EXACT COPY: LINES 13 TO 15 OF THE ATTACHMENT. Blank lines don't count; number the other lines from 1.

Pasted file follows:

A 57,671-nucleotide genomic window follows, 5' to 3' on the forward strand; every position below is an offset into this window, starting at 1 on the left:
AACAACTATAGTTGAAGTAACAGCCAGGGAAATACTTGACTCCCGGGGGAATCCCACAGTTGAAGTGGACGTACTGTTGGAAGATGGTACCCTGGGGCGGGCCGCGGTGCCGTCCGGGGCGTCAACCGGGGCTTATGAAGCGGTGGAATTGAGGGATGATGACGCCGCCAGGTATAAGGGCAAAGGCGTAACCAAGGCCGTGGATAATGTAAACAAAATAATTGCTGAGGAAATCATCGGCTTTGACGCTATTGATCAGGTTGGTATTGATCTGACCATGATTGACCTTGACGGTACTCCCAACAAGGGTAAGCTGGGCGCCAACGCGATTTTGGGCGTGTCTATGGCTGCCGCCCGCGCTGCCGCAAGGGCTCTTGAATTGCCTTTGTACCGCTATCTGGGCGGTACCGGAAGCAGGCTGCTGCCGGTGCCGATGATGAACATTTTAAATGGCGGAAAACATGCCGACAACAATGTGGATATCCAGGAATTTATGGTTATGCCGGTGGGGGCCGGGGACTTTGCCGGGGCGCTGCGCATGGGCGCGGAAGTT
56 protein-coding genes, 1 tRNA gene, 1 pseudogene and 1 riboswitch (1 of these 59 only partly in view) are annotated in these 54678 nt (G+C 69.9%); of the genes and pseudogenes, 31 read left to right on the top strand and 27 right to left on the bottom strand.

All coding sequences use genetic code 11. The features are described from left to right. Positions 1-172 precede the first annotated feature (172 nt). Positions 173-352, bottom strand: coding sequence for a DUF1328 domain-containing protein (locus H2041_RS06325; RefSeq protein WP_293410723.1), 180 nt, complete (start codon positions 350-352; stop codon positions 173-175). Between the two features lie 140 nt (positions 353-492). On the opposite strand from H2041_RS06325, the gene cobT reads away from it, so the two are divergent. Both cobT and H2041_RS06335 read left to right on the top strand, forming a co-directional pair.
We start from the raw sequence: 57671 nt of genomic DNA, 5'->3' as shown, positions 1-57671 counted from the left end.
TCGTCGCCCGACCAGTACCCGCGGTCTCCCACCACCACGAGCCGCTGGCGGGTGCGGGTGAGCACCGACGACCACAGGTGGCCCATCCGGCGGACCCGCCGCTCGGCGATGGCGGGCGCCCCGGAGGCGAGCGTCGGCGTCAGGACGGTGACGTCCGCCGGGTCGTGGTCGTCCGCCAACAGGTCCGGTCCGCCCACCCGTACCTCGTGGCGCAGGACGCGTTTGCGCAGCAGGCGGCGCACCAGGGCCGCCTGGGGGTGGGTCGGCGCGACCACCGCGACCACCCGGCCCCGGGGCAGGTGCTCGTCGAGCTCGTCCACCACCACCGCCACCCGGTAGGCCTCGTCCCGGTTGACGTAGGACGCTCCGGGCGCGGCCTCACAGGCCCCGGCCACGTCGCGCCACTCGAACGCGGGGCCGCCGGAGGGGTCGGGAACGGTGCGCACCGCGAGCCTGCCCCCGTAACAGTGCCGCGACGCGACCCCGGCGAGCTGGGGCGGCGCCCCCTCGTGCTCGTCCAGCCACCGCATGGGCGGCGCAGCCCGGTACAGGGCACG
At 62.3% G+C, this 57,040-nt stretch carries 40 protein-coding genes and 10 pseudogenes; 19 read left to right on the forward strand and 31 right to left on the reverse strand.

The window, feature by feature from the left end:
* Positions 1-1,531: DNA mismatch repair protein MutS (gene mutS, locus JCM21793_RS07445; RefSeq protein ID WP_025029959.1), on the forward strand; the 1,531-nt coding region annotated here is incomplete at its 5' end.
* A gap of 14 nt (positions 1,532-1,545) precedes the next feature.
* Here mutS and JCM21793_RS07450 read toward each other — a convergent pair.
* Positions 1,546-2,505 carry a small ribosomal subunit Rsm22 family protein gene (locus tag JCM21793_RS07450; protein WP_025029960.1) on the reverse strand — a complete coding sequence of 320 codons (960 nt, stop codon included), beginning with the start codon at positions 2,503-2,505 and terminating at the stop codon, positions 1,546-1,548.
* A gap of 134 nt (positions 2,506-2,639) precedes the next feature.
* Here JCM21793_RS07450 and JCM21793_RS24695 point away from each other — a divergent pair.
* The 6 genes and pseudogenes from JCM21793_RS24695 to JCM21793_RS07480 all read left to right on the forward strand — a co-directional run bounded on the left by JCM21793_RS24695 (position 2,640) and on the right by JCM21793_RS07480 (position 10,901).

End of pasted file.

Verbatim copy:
* A gap of 134 nt (positions 2,506-2,639) precedes the next feature.
* Here JCM21793_RS07450 and JCM21793_RS24695 point away from each other — a divergent pair.
* The 6 genes and pseudogenes from JCM21793_RS24695 to JCM21793_RS07480 all read left to right on the forward strand — a co-directional run bounded on the left by JCM21793_RS24695 (position 2,640) and on the right by JCM21793_RS07480 (position 10,901).